Why do wounds have the ability to heal themselves?
The skin is the largest organ of the body and one of the body’s first lines of immune defence. It is broadly divided into an epidermis, a dermis and a subcutaneous tissue layer, which contains a wealth of glands, blood vessels and nerves, among other issues. When the skin is exposed to external injury-causing factors, the skin structure is destroyed and a certain amount of soft tissue is lost, resulting in loss of normal skin integrity and impaired function, resulting in a wound.
Normal skin has a certain degree of repair and regeneration, usually through the haemostasis phase, the inflammatory response phase, the migration and accretion phase and the maturation phase, each of which does not occur completely independently of the other, but actually overlaps with the other.
In other words, after the formation of a skin defect, the repair of the wound mainly consists of the processes of granulation, re-epithelialisation and scar formation, as well as healing and reconstruction of the wound. Modern medicine recognises that skin defect repair is a dynamic process involving complex interactions between multiple cells, growth factors and the extracellular matrix.
Why are some wounds difficult to heal?
However, when the skin repair and regeneration process is blocked, normal skin repair and regeneration cannot be completed, resulting in delayed healing, non-healing or recurrent soft tissue skin defects and chronic wounds. Common chronic wounds include pressure sores, venous calf ulcers, arterial ulcers, neurotrophic ulcers and diabetic foot ulcers. Chronic wounds often involve multiple tissues at the same time, including epidermal, vascular muscle and nerve tissues.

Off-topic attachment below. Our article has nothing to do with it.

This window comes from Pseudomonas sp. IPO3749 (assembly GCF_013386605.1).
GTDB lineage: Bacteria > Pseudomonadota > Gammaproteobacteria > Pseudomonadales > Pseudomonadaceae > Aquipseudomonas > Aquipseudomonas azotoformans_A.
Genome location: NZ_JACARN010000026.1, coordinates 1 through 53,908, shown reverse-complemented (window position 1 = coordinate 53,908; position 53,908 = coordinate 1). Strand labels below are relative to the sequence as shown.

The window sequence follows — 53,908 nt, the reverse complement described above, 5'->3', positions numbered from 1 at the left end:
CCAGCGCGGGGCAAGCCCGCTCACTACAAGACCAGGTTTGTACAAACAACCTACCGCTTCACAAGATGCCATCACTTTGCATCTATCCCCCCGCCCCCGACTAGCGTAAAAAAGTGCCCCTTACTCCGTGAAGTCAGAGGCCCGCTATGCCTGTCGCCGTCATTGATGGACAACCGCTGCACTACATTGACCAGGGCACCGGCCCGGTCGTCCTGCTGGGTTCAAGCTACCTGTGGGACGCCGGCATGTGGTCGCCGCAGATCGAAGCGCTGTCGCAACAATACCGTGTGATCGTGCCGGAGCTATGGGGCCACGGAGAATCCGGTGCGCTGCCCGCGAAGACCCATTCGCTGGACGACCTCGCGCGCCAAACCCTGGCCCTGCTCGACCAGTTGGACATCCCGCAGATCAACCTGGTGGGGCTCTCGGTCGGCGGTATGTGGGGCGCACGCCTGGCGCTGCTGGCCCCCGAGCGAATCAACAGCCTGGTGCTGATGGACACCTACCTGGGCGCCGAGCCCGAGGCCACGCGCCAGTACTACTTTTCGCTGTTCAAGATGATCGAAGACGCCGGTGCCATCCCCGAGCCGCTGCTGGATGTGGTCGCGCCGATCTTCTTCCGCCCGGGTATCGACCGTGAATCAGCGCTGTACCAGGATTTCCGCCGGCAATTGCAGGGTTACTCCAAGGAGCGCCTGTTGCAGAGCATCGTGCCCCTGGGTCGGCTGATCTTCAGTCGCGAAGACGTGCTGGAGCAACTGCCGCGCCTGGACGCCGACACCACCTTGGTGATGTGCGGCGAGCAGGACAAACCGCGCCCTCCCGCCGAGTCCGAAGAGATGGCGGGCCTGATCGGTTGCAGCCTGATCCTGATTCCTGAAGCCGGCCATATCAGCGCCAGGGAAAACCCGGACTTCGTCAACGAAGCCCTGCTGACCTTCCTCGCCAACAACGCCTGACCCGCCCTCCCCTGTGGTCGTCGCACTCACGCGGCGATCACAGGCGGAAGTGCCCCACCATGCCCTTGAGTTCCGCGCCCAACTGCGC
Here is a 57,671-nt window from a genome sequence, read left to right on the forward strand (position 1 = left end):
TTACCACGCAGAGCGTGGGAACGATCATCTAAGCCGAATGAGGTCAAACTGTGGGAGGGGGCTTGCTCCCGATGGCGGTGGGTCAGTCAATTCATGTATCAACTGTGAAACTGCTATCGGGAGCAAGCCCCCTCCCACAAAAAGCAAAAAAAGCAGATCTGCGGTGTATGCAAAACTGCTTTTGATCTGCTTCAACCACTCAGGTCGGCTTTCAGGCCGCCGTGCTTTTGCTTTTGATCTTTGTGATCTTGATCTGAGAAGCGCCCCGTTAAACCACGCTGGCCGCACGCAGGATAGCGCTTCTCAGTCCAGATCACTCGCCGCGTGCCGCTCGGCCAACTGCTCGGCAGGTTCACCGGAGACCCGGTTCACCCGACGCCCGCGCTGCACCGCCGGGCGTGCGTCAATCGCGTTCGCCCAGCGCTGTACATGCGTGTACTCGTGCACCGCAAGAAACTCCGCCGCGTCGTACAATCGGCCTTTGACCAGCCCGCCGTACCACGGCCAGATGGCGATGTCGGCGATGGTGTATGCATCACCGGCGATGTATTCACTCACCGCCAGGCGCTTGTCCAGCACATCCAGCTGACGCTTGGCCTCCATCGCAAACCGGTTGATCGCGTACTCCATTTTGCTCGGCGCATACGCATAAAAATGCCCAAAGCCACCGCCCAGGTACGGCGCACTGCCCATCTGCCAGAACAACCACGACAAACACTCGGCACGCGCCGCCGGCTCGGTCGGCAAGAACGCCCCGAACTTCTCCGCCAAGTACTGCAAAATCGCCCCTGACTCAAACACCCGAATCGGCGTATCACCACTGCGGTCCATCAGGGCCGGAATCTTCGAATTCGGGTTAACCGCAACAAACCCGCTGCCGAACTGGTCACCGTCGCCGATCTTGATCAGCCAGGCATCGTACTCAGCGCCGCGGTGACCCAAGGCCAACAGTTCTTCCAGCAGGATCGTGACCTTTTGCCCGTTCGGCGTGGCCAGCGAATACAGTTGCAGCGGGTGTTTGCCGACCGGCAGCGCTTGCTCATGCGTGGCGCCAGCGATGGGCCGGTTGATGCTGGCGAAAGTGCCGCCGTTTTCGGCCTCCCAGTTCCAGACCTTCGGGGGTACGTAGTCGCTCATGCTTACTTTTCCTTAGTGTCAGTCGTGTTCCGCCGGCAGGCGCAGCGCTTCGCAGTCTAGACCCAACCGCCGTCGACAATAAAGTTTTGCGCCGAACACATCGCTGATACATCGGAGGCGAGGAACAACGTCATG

Pressure ulcers (PU), also known as pressure ulcers, are common chronic clinical wounds. The European Pressure Ulcer Advisory Committee. (EPUAP) defines a pressure ulcer as a localised injury to the skin and/or subcutaneous tissue, usually located at the bony process, caused by pressure or pressure combined with shear forces.
Current treatment options for chronic wounds have the most important goal of addressing the causative factors, with the remaining treatment modalities including removal of necrotic tissue, relieving pressure on the wound, maintaining a wet environment on the wound, treating and preventing wound infection and enhancing nutritional status. Despite this, many chronic wounds still have difficulty healing and place heavy stress and burden on patients and their families.
Platelet-rich plasma for chronic wounds
As basic research and clinical applications of autologous platelet-rich plasma (PRP) continue to expand, the clinical efficacy of PRP in the treatment of chronic wounds is emerging. PDGF, Epidermal Growth Factor (EGF), Transforming Growth Factor-β (TGF-β), Vascular Endothelial Growth Factor (VEGF), etc., which facilitate the repair and regeneration of damaged tissues and tissue vascularisation, removal of necrotic tissues, modulation of inflammatory levels, relief of wound pain, and promotion of nerve axon regeneration and increased tissue neurotrophy.